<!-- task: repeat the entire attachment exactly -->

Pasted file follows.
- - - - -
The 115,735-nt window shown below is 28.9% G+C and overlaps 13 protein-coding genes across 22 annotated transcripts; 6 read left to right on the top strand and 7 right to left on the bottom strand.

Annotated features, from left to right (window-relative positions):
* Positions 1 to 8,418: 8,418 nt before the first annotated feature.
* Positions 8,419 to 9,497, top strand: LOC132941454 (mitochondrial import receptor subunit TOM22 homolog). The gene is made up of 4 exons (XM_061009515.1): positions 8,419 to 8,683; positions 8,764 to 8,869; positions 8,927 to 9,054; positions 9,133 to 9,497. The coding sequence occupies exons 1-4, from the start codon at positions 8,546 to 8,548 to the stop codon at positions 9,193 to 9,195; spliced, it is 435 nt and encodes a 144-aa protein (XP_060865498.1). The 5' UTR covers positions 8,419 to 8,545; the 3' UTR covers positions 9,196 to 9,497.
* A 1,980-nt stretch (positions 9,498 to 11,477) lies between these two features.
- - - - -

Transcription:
The 115,735-nt window shown below is 28.9% G+C and overlaps 13 protein-coding genes across 22 annotated transcripts; 6 read left to right on the top strand and 7 right to left on the bottom strand.

Annotated features, from left to right (window-relative positions):
* Positions 1 to 8,418: 8,418 nt before the first annotated feature.
* Positions 8,419 to 9,497, top strand: LOC132941454 (mitochondrial import receptor subunit TOM22 homolog). The gene is made up of 4 exons (XM_061009515.1): positions 8,419 to 8,683; positions 8,764 to 8,869; positions 8,927 to 9,054; positions 9,133 to 9,497. The coding sequence occupies exons 1-4, from the start codon at positions 8,546 to 8,548 to the stop codon at positions 9,193 to 9,195; spliced, it is 435 nt and encodes a 144-aa protein (XP_060865498.1). The 5' UTR covers positions 8,419 to 8,545; the 3' UTR covers positions 9,196 to 9,497.
* A 1,980-nt stretch (positions 9,498 to 11,477) lies between these two features.